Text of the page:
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A specially commissioned oil painting on canvas interpreting Young Lady Holding Japanese Objects by James Tissot.

The original 1870 painting was created around the height of the enormous craze for Japanese objects in France during the second half of the nineteenth century, known as 'Japanisme'.  This followed Japan being forced to open its ports to foreign trade in 1854, by Commodore Perry of the United States Navy after nearly 250 years of isolation. Exotic objects and textiles such as embroidered silk kimonos, Japanese dolls, folding screens and porcelains started to be exported.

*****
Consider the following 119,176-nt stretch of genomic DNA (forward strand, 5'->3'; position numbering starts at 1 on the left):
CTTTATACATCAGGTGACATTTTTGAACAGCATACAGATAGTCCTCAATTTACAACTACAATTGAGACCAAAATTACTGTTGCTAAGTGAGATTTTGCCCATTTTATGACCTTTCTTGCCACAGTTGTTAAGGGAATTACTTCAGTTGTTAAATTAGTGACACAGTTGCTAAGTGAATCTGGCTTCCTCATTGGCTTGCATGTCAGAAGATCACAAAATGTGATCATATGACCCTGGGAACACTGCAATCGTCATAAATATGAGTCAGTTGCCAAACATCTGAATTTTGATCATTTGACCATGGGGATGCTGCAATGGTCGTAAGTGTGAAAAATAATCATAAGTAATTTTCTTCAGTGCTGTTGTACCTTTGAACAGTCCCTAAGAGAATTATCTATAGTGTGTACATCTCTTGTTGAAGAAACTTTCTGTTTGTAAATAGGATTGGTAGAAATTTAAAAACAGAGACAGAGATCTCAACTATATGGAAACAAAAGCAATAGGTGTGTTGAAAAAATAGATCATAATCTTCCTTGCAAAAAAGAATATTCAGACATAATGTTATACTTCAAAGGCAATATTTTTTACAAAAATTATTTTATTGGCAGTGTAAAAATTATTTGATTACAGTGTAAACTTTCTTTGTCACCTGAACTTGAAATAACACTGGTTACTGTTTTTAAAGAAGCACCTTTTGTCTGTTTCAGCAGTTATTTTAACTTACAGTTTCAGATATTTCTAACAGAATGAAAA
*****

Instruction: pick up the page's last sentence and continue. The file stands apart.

James Tissot had a renowned collection of Japanese objects which he used, combined with figures, in several works of art.  His Parisian studio became known as a landmark for visitors and gained him several art commissions.

The canvas has been stretched and mounted in a reeded moulding, with a custom black edge.

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